Tony's take: For the greater good
There is no denying Freddy Adu's greatness - there never was. But for all of the hype and awe that continually follow him everywhere, not much of it, if any, had to do with D.C. United. As the youngest pro in a century and the youngest ever MLS draft pick ever, he would've made headlines no matter which team selected him.
When Adu's name is announced in stadiums across the country, fans cheer. MetroStars fans in Giants Stadium give loud ovations for a D.C. United player. Can you imagine fans in Yankee Stadium applauding a 16-year old member of the Boston Red Sox? Often Freddy and United have been like a rock band - fans flock to see them play, but they're really only interested in the lead singer. Until this past Saturday, Adu's career and D.C. United's success were moving in the same direction, but were on separate tracks.
This past Saturday, the thrilling carnival of Freddy Adu melded seamlessly with D.C. United's quest for a fifth MLS Cup Championship, and the result was a stroke of brilliance in the form of a stoppage time game-winning goal against the Los Angeles Galaxy in The Home Depot Center before a national television audience. The poster boy for the future of American Soccer, in the premier venue of American soccer, scored a critical goal for the champions of American soccer.
After watching the first 90 minutes, neither team looked likely to score at all. D.C. United couldn't keep possession and didn't create many good scoring chances. Los Angeles was a little better in the second half, but they squandered their opportunities as well. Finally, in a match that seemed destined for a scoreless draw, Adu made the game-changing play.
It all started with a defensive header from Brandon Prideaux. The Galaxy were throwing players forward trying to find the game winner and Prideaux's header rolled across midfield to Adu, who turned and saw a lot of space in front of him. He accelerated to the top of the attacking third, using skills to get around the defender and strength to hold him off. As Adu neared the top of the box, a second defender reacted to slow him down just as he was winding up to shoot. Adu's shot glanced off the defender and flew into the upper 90 for the remarkable goal.
Adu scored one game-winning goal last season in the Meadowlands against the MetroStars, and he converted his penalty kick in the Eastern Conference Final shootout, but his most recent goal was surely his greatest contribution to United. In the past, Adu's highlights have been impressive, but not necessarily crucial for the success of D.C. United.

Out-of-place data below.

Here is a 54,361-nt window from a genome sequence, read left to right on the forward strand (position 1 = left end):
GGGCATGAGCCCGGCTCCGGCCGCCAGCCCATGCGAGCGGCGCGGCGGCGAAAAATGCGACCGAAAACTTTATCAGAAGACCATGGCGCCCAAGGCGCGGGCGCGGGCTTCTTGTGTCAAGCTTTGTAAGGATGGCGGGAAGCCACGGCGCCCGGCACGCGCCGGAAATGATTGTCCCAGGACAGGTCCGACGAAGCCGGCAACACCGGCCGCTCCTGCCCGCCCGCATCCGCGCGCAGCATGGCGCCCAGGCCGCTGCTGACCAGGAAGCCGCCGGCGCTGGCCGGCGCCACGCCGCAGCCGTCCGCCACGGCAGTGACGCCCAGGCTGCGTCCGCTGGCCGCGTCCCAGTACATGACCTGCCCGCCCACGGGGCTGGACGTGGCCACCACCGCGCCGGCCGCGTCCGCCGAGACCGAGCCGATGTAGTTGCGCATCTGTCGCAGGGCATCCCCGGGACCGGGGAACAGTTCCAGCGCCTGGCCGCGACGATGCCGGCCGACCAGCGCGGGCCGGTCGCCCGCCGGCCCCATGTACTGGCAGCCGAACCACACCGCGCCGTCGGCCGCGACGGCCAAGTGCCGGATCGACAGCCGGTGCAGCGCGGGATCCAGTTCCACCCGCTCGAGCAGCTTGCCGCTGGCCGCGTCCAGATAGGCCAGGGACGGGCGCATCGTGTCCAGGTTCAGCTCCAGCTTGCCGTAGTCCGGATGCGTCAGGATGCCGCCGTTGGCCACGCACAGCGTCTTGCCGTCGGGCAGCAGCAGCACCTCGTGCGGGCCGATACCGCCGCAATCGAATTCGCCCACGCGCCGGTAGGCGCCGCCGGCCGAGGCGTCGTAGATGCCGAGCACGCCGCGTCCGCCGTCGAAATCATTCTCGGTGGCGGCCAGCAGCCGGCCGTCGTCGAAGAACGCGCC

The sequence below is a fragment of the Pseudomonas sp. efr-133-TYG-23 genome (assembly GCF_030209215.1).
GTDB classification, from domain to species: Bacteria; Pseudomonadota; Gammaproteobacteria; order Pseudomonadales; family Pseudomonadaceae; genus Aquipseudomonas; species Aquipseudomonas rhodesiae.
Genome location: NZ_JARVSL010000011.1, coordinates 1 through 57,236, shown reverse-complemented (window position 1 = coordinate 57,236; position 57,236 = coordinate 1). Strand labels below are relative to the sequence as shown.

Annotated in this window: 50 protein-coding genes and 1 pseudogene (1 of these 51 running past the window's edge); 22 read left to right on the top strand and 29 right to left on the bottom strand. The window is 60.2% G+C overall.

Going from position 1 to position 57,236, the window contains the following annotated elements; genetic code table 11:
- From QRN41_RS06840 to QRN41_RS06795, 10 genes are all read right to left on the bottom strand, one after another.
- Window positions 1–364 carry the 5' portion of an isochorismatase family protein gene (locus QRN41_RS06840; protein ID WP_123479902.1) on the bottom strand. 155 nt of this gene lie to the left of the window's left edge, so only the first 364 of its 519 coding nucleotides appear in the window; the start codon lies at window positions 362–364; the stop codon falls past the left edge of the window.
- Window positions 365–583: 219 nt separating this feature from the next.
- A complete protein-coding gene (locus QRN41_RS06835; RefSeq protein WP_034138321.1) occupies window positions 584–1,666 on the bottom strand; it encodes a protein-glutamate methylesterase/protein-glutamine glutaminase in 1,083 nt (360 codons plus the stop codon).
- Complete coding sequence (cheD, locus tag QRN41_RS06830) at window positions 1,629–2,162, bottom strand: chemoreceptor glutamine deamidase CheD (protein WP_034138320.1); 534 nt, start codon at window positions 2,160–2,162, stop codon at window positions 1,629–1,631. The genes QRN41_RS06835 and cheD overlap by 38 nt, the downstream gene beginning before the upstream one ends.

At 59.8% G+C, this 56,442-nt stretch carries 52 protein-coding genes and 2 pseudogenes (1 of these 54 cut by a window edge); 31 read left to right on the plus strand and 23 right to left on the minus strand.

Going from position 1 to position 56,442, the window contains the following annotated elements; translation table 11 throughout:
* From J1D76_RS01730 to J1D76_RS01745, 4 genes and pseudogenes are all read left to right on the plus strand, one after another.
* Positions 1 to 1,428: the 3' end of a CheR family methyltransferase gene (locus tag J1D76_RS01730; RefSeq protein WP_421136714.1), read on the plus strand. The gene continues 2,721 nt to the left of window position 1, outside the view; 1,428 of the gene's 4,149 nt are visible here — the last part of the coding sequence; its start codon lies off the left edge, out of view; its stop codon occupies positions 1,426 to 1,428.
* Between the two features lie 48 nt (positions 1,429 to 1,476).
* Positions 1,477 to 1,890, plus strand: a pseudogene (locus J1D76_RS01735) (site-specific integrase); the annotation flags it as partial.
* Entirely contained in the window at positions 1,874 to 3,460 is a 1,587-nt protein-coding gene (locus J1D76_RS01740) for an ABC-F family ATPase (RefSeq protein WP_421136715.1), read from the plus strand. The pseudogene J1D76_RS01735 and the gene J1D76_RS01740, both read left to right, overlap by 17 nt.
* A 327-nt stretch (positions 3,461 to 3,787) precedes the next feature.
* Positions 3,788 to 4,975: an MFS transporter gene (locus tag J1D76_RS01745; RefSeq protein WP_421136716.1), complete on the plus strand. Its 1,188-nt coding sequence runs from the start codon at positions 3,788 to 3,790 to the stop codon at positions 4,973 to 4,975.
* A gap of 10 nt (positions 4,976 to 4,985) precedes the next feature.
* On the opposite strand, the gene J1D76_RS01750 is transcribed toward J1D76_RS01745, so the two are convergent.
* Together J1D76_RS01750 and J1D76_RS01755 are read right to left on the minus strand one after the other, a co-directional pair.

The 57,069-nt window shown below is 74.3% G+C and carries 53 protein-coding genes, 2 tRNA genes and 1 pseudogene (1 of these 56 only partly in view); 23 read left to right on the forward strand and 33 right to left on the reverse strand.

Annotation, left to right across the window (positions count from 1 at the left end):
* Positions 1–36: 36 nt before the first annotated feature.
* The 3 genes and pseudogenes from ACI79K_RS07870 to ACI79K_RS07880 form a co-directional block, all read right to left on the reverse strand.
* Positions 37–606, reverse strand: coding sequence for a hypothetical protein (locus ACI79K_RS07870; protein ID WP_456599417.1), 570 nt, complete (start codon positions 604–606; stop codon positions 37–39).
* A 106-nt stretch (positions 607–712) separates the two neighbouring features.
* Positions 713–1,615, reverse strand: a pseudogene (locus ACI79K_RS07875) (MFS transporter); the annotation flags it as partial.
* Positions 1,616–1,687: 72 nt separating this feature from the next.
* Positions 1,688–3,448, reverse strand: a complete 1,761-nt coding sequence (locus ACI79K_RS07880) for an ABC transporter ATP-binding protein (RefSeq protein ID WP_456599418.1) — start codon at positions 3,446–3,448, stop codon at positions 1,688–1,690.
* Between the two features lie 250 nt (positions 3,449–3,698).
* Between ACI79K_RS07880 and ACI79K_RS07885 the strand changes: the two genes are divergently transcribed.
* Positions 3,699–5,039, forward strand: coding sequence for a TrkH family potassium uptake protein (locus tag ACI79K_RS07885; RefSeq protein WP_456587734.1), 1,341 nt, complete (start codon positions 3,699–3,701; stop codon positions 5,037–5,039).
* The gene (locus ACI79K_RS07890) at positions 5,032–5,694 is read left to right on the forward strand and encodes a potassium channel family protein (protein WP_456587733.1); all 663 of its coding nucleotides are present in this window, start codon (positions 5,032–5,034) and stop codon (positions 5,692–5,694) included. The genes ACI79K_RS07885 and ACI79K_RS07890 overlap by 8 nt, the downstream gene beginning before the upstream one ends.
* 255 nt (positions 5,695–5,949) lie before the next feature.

Adu's best moment of his rookie season was the spectacular goal he scored at RFK, when he dribbled through the entire Galaxy defense and curled a shot into the corner. That play was deservingly selected as last season's "Play of the Year", but it came in a 4-2 loss for United. The reason why Adu's goal from Saturday is his most significant in terms of D.C. United is because of what the goal meant to the team at the time it was scored.
When Marco Etcheverry was creating his legacy in the early years of D.C. United, each accomplishment he made was intrinsically linked with D.C. United. His 1996 game-winning goal in the pouring rain against Tampa Bay not only showed his prowess, but also lifted United to an important win. Etcheverry's three assists in MLS Cup '96 not only demonstrated his ability to dominate a critical match, they won United the league's inaugural championship. Everything that Etcheverry did on the field reflected and represented D.C. United.
For the first time, Freddy Adu's individual talent has resulted in an important triumph for United, and henceforth his abilities should continue to mean success for his club. Great players are not measured by their talents, but instead by the impact they have on their teams. In a key match, when his team needed him most, Adu made the biggest play of his career.
D.C. United now have two weeks off from the MLS schedule before their next league match at Chicago. By that time, Ben Olsen and Santino Quaranta will have rejoined the team, Alecko Eskandarian should also be ready to take the field, and there's also a chance that Bryan Namoff will be available to help solidify the defense. With the return of these players, only Peter Nowak knows what role Adu will have for the remainder of the season.
Adu has been maturing quickly since he joined D.C. at age 14, and he needs to keep showing patience and timeliness to ensure that the impact he has for United continues to be as dramatic as in the waning moments against Los Angeles.
Tony Limarzi is a contributor to dcunited.com. He is also the voice of D.C. United soccer, calling all of the Black-and-Red's games live on WMET.